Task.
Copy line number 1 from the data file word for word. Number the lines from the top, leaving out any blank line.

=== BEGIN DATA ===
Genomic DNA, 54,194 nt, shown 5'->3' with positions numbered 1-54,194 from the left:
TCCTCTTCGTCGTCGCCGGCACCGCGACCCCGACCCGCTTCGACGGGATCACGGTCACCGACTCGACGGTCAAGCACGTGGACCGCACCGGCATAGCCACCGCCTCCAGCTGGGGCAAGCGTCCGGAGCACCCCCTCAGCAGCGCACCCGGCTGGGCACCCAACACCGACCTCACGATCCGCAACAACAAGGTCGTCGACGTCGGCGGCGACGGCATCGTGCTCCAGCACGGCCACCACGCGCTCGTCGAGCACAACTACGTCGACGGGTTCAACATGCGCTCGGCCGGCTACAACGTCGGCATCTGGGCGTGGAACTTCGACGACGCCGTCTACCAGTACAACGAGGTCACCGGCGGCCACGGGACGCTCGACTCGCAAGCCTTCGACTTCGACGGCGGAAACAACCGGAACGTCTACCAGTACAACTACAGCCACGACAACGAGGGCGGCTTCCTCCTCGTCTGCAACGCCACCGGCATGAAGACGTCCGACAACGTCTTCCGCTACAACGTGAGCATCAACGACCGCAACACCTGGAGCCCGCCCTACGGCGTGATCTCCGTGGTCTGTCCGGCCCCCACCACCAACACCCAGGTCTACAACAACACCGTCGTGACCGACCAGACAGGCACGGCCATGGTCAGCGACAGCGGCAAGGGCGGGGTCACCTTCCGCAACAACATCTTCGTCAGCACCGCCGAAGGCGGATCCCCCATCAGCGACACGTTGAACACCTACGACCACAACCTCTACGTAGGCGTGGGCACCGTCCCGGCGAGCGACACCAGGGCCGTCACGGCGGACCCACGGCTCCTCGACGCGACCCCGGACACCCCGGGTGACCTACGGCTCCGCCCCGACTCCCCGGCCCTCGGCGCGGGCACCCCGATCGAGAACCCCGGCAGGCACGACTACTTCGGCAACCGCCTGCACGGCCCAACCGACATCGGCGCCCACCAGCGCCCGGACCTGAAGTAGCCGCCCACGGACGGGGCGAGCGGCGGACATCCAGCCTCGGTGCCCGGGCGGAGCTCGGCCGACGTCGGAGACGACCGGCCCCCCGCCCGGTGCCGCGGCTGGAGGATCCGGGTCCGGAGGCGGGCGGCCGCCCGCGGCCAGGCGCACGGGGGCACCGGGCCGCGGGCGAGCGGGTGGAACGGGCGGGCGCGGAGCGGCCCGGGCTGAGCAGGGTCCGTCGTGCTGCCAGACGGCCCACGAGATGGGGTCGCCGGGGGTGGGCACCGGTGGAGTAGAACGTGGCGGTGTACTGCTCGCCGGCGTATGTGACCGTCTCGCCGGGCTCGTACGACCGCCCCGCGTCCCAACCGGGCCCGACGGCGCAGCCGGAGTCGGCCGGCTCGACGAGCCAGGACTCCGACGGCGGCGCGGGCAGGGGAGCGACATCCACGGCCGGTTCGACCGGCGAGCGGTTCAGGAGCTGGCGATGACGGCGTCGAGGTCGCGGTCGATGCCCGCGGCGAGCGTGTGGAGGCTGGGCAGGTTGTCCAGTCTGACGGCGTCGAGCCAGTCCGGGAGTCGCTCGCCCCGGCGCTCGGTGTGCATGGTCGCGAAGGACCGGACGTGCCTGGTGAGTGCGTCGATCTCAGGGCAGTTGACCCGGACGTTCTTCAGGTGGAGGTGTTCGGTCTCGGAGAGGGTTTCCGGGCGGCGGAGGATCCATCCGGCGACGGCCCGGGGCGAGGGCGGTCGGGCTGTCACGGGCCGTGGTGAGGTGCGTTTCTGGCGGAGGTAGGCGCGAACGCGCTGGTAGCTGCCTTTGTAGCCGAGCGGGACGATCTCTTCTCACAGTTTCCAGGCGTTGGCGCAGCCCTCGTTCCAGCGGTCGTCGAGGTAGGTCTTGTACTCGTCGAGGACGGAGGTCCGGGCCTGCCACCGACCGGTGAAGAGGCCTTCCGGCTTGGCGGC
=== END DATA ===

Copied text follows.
Genomic DNA, 54,194 nt, shown 5'->3' with positions numbered 1-54,194 from the left: